Most women will be offered a scan at around 20 weeks of pregnancy to look for birth defects as part of their routine antenatal care. Taking chlorphenamine in pregnancy would not normally require extra monitoring of your baby before birth.

Taking chlorphenamine around the time of delivery can cause withdrawal symptoms in the newborn baby as a result of the baby’s body having to adapt to no longer getting chlorphenamine through the placenta. Close monitoring of your baby for a few days after birth may therefore be advised if you have taken chlorphenamine regularly in the weeks before delivery.

Are there any risks to my baby if the father has taken chlorphenamine?

No studies have specifically investigated whether chlorphenamine used by the father can harm the baby through effects on the sperm, however most experts agree that this is very unlikely. More research on the effects of drug and medicine use in men before and around the time of conception is needed.

Who can I talk to if I have questions?

If you have any questions regarding the information in this leaflet please discuss them with your health care provider. They can access more detailed medical and scientific information from

How can I help to improve drug safety information for pregnant women in the future?

Our online reporting system (MyBump Portal) allows women who are currently pregnant to create a secure record of their pregnancy, collected through a series of questionnaires. You will be asked to enter information about your health, whether or not you take any medicines, your pregnancy outcome and your child's development. You can update your details at any time during pregnancy or afterwards. This information will help us better understand how medicines affect the health of pregnant women and their babies. Please visit the MyBump Portal to register.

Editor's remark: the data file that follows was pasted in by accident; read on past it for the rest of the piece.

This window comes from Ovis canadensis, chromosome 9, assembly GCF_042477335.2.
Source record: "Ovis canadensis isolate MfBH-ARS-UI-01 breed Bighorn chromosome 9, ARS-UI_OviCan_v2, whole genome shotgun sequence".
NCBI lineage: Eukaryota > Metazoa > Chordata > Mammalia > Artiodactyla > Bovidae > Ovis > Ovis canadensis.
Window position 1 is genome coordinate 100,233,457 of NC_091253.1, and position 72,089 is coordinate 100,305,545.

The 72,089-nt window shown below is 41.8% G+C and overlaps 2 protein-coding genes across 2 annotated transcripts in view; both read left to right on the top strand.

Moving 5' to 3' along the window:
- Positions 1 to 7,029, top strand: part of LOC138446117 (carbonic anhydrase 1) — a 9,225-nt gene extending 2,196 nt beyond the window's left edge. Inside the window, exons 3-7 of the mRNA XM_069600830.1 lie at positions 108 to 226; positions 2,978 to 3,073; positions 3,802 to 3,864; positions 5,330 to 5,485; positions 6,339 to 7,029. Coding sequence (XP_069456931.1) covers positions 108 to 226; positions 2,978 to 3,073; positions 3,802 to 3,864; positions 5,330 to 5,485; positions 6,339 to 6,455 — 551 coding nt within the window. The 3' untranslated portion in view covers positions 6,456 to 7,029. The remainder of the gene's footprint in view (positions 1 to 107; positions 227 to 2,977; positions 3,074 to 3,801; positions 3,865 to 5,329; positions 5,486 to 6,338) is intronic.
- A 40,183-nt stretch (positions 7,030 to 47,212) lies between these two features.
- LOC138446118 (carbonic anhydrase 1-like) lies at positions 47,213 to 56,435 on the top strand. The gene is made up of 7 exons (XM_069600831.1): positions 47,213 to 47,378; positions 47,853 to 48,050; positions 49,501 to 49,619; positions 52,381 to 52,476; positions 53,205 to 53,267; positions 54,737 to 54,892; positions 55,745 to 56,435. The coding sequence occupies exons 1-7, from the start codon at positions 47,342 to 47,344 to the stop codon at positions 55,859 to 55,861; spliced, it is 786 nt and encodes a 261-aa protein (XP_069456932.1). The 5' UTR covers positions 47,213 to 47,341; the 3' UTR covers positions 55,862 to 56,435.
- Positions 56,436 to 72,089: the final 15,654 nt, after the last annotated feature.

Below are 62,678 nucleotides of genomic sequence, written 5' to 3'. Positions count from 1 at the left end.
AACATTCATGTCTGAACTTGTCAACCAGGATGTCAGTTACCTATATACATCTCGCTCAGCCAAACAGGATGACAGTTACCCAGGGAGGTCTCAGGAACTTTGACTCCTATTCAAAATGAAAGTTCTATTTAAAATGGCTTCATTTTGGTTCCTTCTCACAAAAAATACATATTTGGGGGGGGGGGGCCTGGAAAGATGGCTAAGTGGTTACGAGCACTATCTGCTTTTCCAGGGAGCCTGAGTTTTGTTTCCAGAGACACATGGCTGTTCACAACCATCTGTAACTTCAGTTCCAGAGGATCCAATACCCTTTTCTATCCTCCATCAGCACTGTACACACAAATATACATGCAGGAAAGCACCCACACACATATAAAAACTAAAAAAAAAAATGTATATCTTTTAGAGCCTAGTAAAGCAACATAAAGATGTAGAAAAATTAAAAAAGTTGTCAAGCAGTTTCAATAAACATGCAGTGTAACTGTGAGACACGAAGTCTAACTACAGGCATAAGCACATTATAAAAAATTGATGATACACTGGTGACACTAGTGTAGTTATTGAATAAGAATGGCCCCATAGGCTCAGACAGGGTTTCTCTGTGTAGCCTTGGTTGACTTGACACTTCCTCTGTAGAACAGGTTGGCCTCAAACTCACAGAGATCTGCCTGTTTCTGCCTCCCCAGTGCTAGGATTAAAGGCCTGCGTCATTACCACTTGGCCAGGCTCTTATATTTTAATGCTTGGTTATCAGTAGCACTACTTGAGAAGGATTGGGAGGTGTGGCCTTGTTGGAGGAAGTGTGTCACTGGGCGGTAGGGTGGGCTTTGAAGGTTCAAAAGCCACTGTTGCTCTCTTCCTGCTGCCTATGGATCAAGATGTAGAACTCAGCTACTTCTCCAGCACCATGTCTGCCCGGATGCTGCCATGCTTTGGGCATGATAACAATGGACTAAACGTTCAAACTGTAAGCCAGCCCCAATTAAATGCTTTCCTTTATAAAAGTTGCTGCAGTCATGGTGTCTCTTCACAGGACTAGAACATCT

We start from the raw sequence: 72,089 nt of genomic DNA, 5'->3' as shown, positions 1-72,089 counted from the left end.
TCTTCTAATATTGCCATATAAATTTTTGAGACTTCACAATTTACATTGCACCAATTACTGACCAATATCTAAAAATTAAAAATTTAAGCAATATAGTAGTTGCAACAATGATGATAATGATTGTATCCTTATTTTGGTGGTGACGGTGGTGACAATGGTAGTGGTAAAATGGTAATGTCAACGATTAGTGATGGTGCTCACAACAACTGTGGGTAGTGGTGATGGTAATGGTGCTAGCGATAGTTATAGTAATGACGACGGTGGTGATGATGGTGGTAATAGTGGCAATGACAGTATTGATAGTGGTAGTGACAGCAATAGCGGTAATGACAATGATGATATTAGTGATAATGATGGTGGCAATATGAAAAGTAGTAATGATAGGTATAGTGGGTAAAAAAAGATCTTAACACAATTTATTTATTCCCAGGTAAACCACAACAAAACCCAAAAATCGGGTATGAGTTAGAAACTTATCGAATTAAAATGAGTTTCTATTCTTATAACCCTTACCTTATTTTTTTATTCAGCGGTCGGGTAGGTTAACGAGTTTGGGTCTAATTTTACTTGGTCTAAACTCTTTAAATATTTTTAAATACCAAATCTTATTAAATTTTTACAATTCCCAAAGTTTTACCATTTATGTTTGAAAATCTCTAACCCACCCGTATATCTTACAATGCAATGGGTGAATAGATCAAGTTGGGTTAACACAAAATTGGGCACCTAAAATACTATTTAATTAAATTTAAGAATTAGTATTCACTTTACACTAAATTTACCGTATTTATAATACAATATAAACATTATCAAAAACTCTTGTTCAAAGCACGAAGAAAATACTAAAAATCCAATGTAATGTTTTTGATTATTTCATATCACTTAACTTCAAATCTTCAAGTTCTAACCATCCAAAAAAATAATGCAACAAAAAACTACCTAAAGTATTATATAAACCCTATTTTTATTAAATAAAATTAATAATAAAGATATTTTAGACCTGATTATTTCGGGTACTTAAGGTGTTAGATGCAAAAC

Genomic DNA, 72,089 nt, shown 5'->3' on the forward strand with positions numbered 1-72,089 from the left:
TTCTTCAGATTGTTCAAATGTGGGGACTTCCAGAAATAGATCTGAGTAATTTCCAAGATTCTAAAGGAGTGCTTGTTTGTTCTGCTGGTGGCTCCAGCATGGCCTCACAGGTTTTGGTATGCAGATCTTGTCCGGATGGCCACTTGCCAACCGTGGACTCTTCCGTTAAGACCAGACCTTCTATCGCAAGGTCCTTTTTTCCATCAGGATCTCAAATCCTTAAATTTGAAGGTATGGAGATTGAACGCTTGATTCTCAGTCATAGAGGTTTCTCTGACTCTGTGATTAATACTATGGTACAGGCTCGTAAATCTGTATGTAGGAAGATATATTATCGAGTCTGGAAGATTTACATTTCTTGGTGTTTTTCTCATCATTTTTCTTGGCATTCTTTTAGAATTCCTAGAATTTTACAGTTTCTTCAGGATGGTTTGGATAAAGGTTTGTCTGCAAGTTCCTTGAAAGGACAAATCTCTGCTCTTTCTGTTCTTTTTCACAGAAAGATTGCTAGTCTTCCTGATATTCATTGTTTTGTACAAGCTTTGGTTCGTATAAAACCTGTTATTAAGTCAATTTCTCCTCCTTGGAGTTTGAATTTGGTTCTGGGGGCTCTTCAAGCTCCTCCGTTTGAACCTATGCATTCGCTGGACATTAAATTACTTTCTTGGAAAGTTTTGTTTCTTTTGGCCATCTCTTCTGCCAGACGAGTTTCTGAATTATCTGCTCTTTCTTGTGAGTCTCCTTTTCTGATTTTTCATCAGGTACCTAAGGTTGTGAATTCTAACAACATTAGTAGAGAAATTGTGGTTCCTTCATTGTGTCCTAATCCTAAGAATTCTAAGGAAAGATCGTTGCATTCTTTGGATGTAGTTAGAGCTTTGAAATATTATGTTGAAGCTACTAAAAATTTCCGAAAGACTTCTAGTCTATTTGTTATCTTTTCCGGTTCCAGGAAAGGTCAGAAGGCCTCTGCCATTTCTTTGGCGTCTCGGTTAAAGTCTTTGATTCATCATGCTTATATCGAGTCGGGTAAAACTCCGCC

General information
Sadly, miscarriage and birth defects can occur in any pregnancy.

Miscarriage occurs in about 1 in every 5 pregnancies, and 1 in every 40 babies are born with a birth defect. This is called the ‘background risk’ and happens whether medication is taken or not.

Most medicines cross the placenta and reach the baby. For many medications this is not a problem. However, some medicines can affect a baby’s growth and development.

If you take regular medication and are planning to conceive, you should discuss whether your medicine is safe to continue with your doctor/health care team before becoming pregnant. If you have an unplanned pregnancy while taking a medicine, you should tell your doctor as soon as possible.

If a new medicine is suggested for you during pregnancy, please make sure that the person prescribing it knows that you are pregnant. If you have any concerns about a medicine, you can check with your doctor, midwife or pharmacist.

Our Bumps information leaflets provide information about the effects of medicines in pregnancy so that you can decide, together with your healthcare provider, what is best for you and your baby.